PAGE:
Speaker 2 (09:56):
If you don’t have a nice broad roof of mouth, you definitely don’t have a nice broad space to breathe for your nose, right? So all of that is going to compound as you age, because by the time you hit seven or eight 80% of your creating a facial, great growth is done. That’s in, you know, I’m going to alter much more than that. You might as well just go see the orthodontist for braces because there’s, there’s not much we can do. So it really starts from when you’re very young, because by the time you get four or five, that’s like 50 to 60% of the growth is done. We’ve got a lot that we can do in between there, whether it’s breastfeeding bottle feeding, sippy cups or not the use of sippy cups, because we don’t like that. Yeah. Eliminating thumb sucking, eliminating the pacifier, use that way. We can get those muscles to do what they’re supposed to do without in hindering.
Speaker 1 (10:48):
Very interesting. I had a cousin who suck his thumb for a long time and he would do, he would rub his thumb up against the top of his mouth. And he’s a horrible snorer now because of that, he has, and of course he went and had to get diagnosed with, you know, all kinds of things. But because of that, he has a dip in the top of his palate that causes him to not have that, that space, as you say, to breathe in and out properly. So I fully understand that here’s a question I have for you that I’m, I I’m, I think you could answer. Some people think that when we’re resting, when our mouths are resting, when we’re resting, that our tongues should be off of our palette. And I find that my most natural position is when my tongue is up on my, my palate. So, which is right. If there is a right or wrong and or how does that develop? There is a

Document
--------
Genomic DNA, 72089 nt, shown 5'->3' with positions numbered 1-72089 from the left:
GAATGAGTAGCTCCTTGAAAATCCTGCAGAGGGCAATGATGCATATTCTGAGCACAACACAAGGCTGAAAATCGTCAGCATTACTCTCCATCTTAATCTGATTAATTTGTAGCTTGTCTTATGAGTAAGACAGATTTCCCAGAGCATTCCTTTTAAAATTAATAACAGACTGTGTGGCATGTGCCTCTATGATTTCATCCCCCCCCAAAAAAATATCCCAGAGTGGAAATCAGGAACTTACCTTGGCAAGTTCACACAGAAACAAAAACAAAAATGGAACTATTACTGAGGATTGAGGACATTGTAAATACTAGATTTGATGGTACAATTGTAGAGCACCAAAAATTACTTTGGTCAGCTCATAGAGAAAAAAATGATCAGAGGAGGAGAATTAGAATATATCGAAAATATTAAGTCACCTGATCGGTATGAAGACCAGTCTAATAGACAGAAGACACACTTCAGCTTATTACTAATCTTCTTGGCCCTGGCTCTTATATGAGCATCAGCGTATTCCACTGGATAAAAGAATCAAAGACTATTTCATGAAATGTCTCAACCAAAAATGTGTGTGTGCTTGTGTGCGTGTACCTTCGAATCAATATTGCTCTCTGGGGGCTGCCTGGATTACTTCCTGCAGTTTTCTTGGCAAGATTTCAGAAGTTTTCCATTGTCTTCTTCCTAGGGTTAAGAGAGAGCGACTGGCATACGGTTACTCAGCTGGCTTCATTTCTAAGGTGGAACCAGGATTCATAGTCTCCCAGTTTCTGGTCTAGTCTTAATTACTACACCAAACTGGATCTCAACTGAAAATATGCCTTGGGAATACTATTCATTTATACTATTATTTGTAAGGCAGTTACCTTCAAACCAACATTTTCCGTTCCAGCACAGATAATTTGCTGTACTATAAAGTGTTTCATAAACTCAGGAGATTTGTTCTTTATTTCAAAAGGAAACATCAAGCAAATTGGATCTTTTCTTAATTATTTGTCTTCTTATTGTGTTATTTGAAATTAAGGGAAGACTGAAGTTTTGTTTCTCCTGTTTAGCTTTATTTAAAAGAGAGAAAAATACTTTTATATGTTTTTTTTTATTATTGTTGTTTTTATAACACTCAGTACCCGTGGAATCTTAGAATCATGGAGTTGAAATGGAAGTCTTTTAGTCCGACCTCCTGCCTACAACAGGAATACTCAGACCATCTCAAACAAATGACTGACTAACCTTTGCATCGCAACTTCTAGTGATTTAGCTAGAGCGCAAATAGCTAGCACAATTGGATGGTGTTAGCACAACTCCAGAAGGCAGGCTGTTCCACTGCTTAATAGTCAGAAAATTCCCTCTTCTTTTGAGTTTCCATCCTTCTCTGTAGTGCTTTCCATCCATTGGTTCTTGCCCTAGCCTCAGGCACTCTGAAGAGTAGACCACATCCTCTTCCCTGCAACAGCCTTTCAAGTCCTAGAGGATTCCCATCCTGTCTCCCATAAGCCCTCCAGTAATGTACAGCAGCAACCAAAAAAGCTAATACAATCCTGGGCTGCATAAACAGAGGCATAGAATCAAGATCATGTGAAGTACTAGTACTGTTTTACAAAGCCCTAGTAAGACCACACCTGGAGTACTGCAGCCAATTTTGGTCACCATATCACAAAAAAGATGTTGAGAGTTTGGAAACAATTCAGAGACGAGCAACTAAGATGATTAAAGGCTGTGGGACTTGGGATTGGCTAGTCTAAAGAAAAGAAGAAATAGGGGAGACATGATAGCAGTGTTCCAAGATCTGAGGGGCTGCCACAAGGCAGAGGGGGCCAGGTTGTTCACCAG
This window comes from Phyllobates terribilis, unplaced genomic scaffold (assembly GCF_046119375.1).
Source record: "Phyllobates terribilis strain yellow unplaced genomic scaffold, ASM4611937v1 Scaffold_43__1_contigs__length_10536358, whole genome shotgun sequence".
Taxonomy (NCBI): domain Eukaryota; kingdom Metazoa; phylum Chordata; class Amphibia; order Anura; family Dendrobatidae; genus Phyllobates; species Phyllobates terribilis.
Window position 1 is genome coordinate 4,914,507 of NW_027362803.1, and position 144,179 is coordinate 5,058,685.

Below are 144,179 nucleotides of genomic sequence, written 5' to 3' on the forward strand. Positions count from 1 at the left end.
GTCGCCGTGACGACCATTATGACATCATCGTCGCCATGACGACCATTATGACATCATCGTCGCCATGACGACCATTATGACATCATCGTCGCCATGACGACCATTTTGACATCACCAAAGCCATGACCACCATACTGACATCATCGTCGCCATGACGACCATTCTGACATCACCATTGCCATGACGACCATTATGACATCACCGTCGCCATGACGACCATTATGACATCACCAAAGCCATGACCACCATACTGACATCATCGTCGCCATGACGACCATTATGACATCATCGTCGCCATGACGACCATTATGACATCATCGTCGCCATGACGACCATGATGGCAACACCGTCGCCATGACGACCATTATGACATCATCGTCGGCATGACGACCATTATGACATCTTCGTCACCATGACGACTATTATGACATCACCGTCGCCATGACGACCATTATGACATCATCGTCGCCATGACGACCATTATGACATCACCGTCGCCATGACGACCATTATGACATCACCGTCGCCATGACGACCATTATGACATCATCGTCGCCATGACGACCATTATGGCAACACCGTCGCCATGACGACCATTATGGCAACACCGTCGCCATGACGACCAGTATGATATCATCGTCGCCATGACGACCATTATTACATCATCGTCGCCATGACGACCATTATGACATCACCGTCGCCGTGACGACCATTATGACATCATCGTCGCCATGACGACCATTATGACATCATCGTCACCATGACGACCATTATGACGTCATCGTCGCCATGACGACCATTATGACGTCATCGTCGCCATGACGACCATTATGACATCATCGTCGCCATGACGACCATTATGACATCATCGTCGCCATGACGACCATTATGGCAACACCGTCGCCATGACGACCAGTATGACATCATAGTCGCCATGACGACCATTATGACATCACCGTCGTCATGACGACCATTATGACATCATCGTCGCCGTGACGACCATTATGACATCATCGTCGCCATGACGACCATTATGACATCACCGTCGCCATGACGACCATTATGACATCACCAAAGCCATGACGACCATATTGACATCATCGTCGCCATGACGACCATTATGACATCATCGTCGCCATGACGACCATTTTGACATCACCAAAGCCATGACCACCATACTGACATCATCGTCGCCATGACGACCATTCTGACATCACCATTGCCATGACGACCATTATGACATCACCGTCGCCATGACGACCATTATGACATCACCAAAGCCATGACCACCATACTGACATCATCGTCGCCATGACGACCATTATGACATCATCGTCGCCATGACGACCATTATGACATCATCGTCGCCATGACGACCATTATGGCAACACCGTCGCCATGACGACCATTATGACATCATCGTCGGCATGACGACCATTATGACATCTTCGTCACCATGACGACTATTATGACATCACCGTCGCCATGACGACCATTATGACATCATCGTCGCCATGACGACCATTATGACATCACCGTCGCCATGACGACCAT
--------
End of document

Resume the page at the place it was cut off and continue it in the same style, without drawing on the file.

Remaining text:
Speaker 2 (11:54):
Right and you’re right. It towns should be at rest, proper rest posture for the tongue is up against the roof of the mouth. Now, where are your tongue? Rest does matter because when it’s resting low, that’s when you have a lot of those people who have that lower jaw that’s ahead, we would call that an underbite. Right? Okay. That’s very difficult to fix. That’s something that, you know, that jaw is going to be impacted by the Tom’s respiratory position. Right? Imagine your tongue is resting up. It’s going to grow down. It’s going to grow that bottom arch. So that bottom, right? All of these pressures of the tongue and even up the cheeks, you know, where your teeth are in the back. Some people have them tipped in. If you have overdeveloped cheek muscles, then the tips in the teeth, all these soft tissue pressures of these muscles, the oral cavity will absolutely affect how you’re growing.
Speaker 2 (12:52):
Well, that explains why my teeth are moving because at one point my teeth had gotten really straight across on the bottom. And now they’re kind of feeling a little bit more like they’re there, there’s not enough space. So that explains it a little bit because maybe it’s the way that I’m sleeping. Could it be the way that I’m sleeping, I’m sleeping on mostly on one side or the other side, or does that affect as well? Cause you said you did mention that the, the cheek muscles and all of that together. Oh yes. Everything impacts it. So whether you have poor habits, like resting your hand on your chin, very often, you can very much create too much tension on one side as opposed to the other. So when you’re talking about how you’re sleeping, if you always sleep on one side, that’s a lot of pressure you consider you’re sleeping.
Speaker 2 (13:43):
Maybe I hope at least six to eight hours a night. That’s a long time. Every single day to have all that pressure on that one side. So yes, it does make a big, big impact because all of that pressure will always make an impact, but the teeth are in constant motion all the time. It’s almost like voidable, but being able to be aware of what’s going on and the muscles, it will definitely get everything more stable. Love it. So now what are the disparities you see in diagnosis in the black community? I know that you mentioned that a little bit to me. What are some of the disparities that you see? So I find it, my passion is really about awareness, right? Because I find it so sad that there is such a disparity. Usually there’s already a negative connotation between the relationships with doctors and, you know, the black community. They have, you know, this perception that we have this increased threshold to pain, you know, you laugh immediately.